The White House on Monday released the Data Center Optimization Initiative (DCOI), which requires agencies to consolidate inefficient infrastructure, update existing facilities, boost security, save money, and transition to cloud services or inter-agency shared services.

“The important work agencies are undertaking as part of the Data Center Optimization Initiative will help move the Federal government toward an IT portfolio that is more efficient, more effective, more secure, and better able to deliver world-class services to the American people,” U.S. Chief Information Officer (CIO) Tony Scott wrote in a blog post.

Agencies must install energy measuring systems to track power usage, complete virtualization and server utilization metrics to ensure that equipment is being used efficiently, and track the use of space in Federal data centers. The initiative also includes a power usage effectiveness target to increase energy efficiency.

Over three years, agencies must close 25 percent of their tiered data centers and 60 percent of their non-tiered data centers. Overall, 52 percent of the data center inventory in the Federal government will be closed and 31 percent of data center real estate held by the government will be reduced.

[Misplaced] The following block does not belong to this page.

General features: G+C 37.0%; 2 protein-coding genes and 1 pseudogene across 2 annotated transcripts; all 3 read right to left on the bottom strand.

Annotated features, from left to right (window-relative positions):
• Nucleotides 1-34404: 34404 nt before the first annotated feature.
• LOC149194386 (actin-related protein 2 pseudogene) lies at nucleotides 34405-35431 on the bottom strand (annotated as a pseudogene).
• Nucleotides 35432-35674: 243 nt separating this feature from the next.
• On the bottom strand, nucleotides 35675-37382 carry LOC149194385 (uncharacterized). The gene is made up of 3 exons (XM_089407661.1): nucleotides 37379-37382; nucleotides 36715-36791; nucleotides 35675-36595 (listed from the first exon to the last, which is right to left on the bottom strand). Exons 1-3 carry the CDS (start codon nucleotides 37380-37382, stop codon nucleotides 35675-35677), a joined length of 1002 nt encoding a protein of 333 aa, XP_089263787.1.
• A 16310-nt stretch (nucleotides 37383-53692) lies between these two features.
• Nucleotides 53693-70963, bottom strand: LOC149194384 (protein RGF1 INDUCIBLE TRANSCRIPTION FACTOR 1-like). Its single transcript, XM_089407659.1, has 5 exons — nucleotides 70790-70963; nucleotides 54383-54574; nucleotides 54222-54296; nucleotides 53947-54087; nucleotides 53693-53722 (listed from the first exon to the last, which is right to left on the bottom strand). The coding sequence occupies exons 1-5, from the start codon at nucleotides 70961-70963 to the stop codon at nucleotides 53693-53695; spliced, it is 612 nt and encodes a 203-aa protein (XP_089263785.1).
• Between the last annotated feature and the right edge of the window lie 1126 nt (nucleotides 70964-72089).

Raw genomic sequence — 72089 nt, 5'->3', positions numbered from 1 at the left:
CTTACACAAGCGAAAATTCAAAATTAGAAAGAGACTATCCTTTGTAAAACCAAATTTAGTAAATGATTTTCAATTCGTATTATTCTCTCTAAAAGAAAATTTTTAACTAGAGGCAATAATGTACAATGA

“Progress in optimizing and consolidating Federal data centers will yield substantial cost savings and avoidance,” Scott said.

The initiative seeks to reduce the cost of Federal data centers by 25 percent by 2018. This will result in $2.7 billion in cost savings and avoidances.

The initiative also gives to CIO direct authority over data center issues and allows agencies to replace manual data collection with more accurate monitoring tools.

This initiative adds on to previous government policies such as the Federal Information Technology Acquisition Reform Act (FITARA), which is an act that requires agencies to be scored based on data center inventories, strategies to close or optimize data centers, and calculations of cost savings. Agencies have already closed more than 1,900 data centers, which reduced the Federal real estate footprint by 1.2 million square feet.

As of Monday, the DCOI takes over for the Federal Data Center Consolidation Initiative (FDCCI) as the primary policy for data center consolidation and optimization.

Thirty days after the DCOI was released, or Aug. 30, the White House Office of Management and Budget will tell each agency its individual goal for data center closures. Sixty days after the release of the initiative, or Sept. 29, agencies are requires to publish their strategic plan for data center optimization. And 180 days after the release of the initiative, or Jan. 27, 2017, agencies aren’t allowed to spend any money on expanding existing data centers without approval from the OMB.

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Morgan Lynch
Morgan Lynch
Morgan Lynch is a Staff Reporter for MeriTalk covering Federal IT and K-12 Education.